Why I Hate Politics
I’m Jason Kuznicki, and I hate politics. By way of introduction, I’m going to tell you why.
I hate politics because in it, someone wins, and someone loses, always, everywhere, in everything. There are only two sides, and you’re on one of them whether you think you are or not. Not only is neutrality impossible, so are dialogue, ambiguity, tension, strategic appropriation, and play.
Consider this article from Towleroad, a popular gay-oriented site. The headline: “Wingnuts Warn: Bigotry Under Fire in Student Non-Discrimination Act.”
Beneath it is the smiling face of my Cato Institute colleague Neal McCluskey, who is quoted expressing his concern about a student anti-harassment law:
The real danger is how this will be interpreted. The definition of harassment could be broadly interpreted that anybody who expressed a totally legitimate opinion about homosexual behavior could be made illegal.That’s a violation of those kids who want to express opposition to LGBT opinions or behavior. People have a legitimate reason to be concerned about this — not because they’re ‘haters’ but because you’re now trying to balance different rights.
Neal is no bigot. He works with openly gay people on a regular basis. I am one of them, and I have never seen him display any bigotry at all. Personally, I doubt he’d last long at the Cato Institute if he did.
Nor will it be much of a surprise, but I do think he makes a good point. A lot really does depend on how this law is enforced. That all by itself is — or should be — a concern, even for the law’s supporters. Consider the text of the proposed law:
The term ‘harassment’ means conduct that is sufficiently severe, persistent, or pervasive to limit a student’s ability to participate in or benefit from a public school education program or activity, or to create a hostile or abusive educational environment at a public school, including acts of verbal, nonverbal, or physical aggression, intimidation, or hostility…
Would wearing t-shirts adorned with Bible verses create a hostile environment? It would for some, especially if we’re talking about a certain passage from Leviticus. (A visiting Martian might easily conclude that this passage was the single most important in the entire book. It is, after all, one of the few that so many people can quote by heart.)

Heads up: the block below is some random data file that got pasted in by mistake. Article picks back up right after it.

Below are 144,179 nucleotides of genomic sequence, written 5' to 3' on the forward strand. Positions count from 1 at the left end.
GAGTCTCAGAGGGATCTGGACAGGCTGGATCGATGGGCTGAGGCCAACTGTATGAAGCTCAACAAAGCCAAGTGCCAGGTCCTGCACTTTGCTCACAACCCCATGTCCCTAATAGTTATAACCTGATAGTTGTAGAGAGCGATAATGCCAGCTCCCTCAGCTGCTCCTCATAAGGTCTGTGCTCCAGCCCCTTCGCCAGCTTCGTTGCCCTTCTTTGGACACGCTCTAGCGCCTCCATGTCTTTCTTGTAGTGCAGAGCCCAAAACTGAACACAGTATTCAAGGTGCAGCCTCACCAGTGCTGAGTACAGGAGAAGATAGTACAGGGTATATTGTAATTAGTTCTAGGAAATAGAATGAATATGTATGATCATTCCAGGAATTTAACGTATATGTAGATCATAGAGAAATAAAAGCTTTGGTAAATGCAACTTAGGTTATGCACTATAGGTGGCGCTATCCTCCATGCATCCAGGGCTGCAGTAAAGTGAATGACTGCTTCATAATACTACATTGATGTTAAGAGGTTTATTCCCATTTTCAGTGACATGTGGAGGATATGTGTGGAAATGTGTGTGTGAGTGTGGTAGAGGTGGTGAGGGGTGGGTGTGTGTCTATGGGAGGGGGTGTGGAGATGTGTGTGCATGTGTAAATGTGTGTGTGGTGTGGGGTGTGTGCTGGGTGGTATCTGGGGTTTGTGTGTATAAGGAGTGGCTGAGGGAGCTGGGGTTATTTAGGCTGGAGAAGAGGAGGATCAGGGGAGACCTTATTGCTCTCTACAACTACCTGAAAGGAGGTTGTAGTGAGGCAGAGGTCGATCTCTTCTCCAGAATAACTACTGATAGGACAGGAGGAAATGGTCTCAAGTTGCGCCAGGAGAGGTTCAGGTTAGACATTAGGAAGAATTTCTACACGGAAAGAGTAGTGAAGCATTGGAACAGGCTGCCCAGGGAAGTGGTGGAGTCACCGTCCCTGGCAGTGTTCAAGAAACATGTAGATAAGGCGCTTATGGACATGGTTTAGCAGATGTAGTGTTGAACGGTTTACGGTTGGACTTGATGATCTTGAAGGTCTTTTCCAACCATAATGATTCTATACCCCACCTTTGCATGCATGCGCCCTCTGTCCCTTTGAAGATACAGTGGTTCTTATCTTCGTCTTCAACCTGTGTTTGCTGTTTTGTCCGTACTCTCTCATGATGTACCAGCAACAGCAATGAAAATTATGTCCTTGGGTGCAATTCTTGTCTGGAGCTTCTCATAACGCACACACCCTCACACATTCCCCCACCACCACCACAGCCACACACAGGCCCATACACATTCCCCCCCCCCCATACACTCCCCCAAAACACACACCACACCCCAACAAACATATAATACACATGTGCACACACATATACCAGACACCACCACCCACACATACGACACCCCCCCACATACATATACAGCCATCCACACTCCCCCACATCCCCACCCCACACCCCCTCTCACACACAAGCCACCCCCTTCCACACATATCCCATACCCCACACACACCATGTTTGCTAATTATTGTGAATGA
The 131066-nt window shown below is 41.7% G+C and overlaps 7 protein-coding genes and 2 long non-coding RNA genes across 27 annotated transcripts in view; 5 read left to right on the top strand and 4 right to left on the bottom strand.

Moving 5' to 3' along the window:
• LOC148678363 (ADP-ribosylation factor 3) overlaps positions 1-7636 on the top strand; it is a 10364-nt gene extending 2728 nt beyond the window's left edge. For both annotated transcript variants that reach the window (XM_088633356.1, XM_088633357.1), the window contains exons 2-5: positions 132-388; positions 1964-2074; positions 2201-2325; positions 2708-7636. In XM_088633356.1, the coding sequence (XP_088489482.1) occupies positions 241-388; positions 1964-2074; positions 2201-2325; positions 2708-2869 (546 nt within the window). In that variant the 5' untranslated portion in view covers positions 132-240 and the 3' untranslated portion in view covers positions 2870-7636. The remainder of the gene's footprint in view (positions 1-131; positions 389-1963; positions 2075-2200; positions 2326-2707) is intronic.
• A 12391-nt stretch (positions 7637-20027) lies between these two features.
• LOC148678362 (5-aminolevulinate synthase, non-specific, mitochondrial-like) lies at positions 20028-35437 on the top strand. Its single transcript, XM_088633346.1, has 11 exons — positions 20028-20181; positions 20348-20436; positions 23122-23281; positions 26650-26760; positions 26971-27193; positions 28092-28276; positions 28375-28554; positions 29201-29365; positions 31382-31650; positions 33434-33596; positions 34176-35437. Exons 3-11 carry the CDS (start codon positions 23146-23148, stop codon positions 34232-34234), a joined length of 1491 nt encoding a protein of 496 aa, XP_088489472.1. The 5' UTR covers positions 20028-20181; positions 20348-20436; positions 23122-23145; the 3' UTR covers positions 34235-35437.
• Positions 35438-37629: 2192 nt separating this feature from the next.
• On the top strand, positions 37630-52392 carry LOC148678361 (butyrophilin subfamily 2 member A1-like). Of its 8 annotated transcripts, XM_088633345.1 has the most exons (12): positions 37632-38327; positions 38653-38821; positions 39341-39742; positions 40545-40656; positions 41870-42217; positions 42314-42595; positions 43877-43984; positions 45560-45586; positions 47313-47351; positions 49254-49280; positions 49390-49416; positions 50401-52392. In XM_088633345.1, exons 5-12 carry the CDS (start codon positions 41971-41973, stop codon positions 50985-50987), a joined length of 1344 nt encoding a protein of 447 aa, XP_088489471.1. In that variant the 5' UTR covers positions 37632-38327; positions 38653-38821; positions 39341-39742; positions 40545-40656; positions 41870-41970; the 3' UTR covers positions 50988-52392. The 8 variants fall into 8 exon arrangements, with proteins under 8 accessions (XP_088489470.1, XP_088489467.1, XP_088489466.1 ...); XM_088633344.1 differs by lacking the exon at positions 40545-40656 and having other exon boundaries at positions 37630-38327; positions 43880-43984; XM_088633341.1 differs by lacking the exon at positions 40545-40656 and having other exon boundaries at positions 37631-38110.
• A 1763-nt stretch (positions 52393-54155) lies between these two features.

The trouble is that someone, somewhere will always be able to discover something that they find hostile. I probably pissed off a lot of Christians with my last paragraph, for one thing. And if you’re not outraged, you’re not paying attention, as the saying goes. Ah, politics.
If it’s at all possible, the newly outraged will reach for laws just like this one. Those seeking to cause outrage now know just how to do it. The law becomes an extension of the field of battle, where disagreements don’t just end in dueling T-shirt slogans. They end in litigation. This is not how I want society to work. But it is how politics works.
And for this — for this — my colleague is accused of fomenting bigotry. To quote Towleroad: “god-forbid budding bigots be stifled.”
Well, yes. God forbid it! I’m even more anti-stifling than I am anti-bigot. That’s because a funny thing often happens to budding bigots. When they say stuff like this, they’re asked — God forbid — to defend it. Often the haters realize, or at least demonstrate, that there is no such defense.
Indeed, the sheer fact that they have to speak up at all tells us something very interesting. In the eighteenth century, when the civilized nations all put sodomites to death, one almost never needed to quote Leviticus, certainly not on an article of clothing. This ought to be considered fascinating, and important.
But here comes the magic of politics, in which the important variables are not ideas, but “us” and “them.” Personal identities. Lord knows, we do have to stifle someone. It’d damn well better be them, right? And so Neal becomes a wingnut bigot apologist, and liberty takes another tiny step backward, while politics advances.
 Standard disclaimer: The opinions I express here are purely my own.